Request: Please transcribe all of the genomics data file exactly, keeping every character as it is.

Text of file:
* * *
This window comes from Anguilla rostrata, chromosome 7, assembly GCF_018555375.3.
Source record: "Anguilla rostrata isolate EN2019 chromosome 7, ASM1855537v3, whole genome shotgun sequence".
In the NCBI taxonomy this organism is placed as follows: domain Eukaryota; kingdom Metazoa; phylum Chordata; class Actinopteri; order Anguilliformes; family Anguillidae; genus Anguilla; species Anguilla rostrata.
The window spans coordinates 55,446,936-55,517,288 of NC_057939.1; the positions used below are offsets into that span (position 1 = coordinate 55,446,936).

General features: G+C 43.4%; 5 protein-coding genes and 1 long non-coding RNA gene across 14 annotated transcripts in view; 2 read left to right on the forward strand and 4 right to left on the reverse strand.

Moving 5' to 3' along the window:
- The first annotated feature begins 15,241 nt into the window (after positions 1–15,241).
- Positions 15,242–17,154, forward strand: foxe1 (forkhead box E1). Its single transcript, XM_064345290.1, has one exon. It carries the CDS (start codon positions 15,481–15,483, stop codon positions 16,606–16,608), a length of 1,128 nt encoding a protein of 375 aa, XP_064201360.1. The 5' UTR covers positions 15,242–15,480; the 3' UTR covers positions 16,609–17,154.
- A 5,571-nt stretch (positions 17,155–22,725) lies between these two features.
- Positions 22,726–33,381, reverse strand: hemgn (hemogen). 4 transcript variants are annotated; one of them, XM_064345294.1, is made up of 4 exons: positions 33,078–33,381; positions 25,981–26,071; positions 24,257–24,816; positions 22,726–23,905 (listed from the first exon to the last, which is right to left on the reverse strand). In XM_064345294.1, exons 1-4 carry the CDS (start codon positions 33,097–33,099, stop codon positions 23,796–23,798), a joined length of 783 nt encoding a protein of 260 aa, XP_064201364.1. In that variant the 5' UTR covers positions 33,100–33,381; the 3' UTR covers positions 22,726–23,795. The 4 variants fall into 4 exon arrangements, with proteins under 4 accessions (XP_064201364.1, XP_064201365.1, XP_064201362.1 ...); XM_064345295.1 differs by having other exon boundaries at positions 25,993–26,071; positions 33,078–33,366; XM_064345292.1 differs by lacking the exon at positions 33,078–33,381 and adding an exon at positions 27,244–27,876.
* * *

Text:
This window comes from Anguilla rostrata, chromosome 7, assembly GCF_018555375.3.
Source record: "Anguilla rostrata isolate EN2019 chromosome 7, ASM1855537v3, whole genome shotgun sequence".
In the NCBI taxonomy this organism is placed as follows: domain Eukaryota; kingdom Metazoa; phylum Chordata; class Actinopteri; order Anguilliformes; family Anguillidae; genus Anguilla; species Anguilla rostrata.
The window spans coordinates 55,446,936-55,517,288 of NC_057939.1; the positions used below are offsets into that span (position 1 = coordinate 55,446,936).

General features: G+C 43.4%; 5 protein-coding genes and 1 long non-coding RNA gene across 14 annotated transcripts in view; 2 read left to right on the forward strand and 4 right to left on the reverse strand.

Moving 5' to 3' along the window:
- The first annotated feature begins 15,241 nt into the window (after positions 1–15,241).
- Positions 15,242–17,154, forward strand: foxe1 (forkhead box E1). Its single transcript, XM_064345290.1, has one exon. It carries the CDS (start codon positions 15,481–15,483, stop codon positions 16,606–16,608), a length of 1,128 nt encoding a protein of 375 aa, XP_064201360.1. The 5' UTR covers positions 15,242–15,480; the 3' UTR covers positions 16,609–17,154.
- A 5,571-nt stretch (positions 17,155–22,725) lies between these two features.
- Positions 22,726–33,381, reverse strand: hemgn (hemogen). 4 transcript variants are annotated; one of them, XM_064345294.1, is made up of 4 exons: positions 33,078–33,381; positions 25,981–26,071; positions 24,257–24,816; positions 22,726–23,905 (listed from the first exon to the last, which is right to left on the reverse strand). In XM_064345294.1, exons 1-4 carry the CDS (start codon positions 33,097–33,099, stop codon positions 23,796–23,798), a joined length of 783 nt encoding a protein of 260 aa, XP_064201364.1. In that variant the 5' UTR covers positions 33,100–33,381; the 3' UTR covers positions 22,726–23,795. The 4 variants fall into 4 exon arrangements, with proteins under 4 accessions (XP_064201364.1, XP_064201365.1, XP_064201362.1 ...); XM_064345295.1 differs by having other exon boundaries at positions 25,993–26,071; positions 33,078–33,366; XM_064345292.1 differs by lacking the exon at positions 33,078–33,381 and adding an exon at positions 27,244–27,876.